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Title: Understanding the genetic and morphological basis of bushy root and bifuricate, two mutations affecting plant architecture in Solanum lycopersicum L.
Author: Silva Ferreira, Demetryus
ISNI:       0000 0004 6351 1094
Awarding Body: Cranfield University
Current Institution: Cranfield University
Date of Award: 2017
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The classical ethyl methanesulfonate (EMS) tomato mutant bushy root (brt) was studied using a homozygous near isogenic line (brtNIL) in the Micro-Tom (MT) genetic background. The mutation has a pleiotropic phenotype comprising slow seedling development, which may be a consequence of a maternally-inherited small seed phenotype, and a more compact, smaller but not bushier, root phenotype. The number of lateral roots, total root length and taproot size are all smaller in brtNIL than the WT. The BRT locus was mapped to a 137 kbp region containing 9 candidate genes on chr 12; an InDel in the promoter region of Solyc12g014590 – containing two highly conserved pirin domains (Pirin_C and Pirin), was detected. Different expression patterns were confirmed by transcriptomic results, supporting Solyc12g014590 as the gene responsible for the brt phenotype. A naturally occurring recessive mutant named bifuricate (bif) shows an increase in inflorescence (truss) branching in comparison to the wild type (WT) control line, LAM183. In addition, the number of flowers per truss was 235% higher in bif plants than WT. Low temperature is known to increase truss branching, and so a four day low temperature treatment was applied and it was demonstrated that flowering increased significantly more in bif than in LAM183. The BIF locus was mapped to a 2.01 Mbp interval of chromosome 12 containing 53 genes. All coding region polymorphisms in the interval were surveyed, and two genes Solyc12g019420 (a BTB/TAZ transcription factor) and Solyc12g019460 (a MAP kinase) contained one stop codon predicted to disrupt gene function; both genes are excellent candidates for inflorescence branching control based on literature evidence. A newly developed introgression browser was used to demonstrate that the origin of the bif mutant haplotype is Solanum galapagense.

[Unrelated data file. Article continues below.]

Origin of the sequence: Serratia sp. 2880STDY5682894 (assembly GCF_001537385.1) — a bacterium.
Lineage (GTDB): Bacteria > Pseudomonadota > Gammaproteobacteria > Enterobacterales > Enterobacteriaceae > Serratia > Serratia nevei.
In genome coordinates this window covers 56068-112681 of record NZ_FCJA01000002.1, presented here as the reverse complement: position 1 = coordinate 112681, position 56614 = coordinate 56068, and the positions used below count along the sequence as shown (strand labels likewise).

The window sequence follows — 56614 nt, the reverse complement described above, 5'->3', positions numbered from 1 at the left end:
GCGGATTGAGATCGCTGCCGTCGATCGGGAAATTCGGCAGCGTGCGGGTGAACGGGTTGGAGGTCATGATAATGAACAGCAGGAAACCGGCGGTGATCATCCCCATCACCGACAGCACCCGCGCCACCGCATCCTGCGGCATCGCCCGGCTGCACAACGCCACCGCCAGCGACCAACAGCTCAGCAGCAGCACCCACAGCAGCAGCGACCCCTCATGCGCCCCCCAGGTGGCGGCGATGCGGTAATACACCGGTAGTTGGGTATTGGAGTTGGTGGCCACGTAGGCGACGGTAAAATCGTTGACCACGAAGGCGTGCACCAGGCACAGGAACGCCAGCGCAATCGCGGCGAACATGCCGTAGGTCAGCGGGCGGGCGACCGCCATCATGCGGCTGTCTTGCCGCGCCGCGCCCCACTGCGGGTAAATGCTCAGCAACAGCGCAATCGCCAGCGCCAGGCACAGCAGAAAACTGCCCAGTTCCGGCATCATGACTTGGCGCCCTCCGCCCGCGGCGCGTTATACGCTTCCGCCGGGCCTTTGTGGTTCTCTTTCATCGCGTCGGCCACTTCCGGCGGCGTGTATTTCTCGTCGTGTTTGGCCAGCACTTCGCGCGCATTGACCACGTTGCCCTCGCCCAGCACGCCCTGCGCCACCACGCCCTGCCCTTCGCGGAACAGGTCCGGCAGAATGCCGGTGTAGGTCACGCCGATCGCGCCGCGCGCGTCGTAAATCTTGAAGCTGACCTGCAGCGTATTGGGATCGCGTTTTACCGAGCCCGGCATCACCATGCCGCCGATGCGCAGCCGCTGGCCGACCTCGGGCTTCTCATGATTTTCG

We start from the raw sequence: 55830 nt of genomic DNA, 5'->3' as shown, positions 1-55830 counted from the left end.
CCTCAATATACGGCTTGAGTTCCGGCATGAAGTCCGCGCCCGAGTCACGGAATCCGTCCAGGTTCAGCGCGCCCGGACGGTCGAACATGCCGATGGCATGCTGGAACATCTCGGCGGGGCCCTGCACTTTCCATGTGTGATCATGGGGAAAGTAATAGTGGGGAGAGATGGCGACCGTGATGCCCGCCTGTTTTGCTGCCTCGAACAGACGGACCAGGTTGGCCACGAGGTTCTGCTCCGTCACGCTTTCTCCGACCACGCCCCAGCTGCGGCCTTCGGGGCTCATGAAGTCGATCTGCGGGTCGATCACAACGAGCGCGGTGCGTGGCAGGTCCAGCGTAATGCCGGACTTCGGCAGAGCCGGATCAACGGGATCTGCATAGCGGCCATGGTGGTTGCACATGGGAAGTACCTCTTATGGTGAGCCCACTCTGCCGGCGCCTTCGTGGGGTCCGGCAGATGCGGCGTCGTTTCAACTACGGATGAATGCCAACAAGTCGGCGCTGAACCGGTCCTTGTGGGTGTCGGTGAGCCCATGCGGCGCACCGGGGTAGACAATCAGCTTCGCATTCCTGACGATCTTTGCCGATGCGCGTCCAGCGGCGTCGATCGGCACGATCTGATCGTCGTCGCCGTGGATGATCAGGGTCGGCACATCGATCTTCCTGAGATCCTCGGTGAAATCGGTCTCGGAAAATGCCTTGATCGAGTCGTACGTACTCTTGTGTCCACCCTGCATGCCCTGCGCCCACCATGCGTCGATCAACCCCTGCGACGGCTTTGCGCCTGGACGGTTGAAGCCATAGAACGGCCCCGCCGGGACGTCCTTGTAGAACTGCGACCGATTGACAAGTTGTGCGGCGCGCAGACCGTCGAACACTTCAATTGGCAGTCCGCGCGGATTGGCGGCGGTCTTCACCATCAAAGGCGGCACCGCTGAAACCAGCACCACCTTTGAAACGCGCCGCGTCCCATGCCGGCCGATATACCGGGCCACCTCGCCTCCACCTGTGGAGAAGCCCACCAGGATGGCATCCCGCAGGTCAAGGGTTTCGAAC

Supervisor: Thompson, Andrew ; Mohareb, Fady Sponsor: Not available
Qualification Name: Thesis (Ph.D.) Qualification Level: Doctoral
EThOS ID:  DOI: Not available
Keywords: branching ; BTB-POZ ; BTB-TAZ ; bushiness ; EMS-mutant ; low temperature ; MAP kinase ; root architecture ; root branching ; seed area ; Solanum galapagense ; transcriptomics ; truss branching ; Ulp 1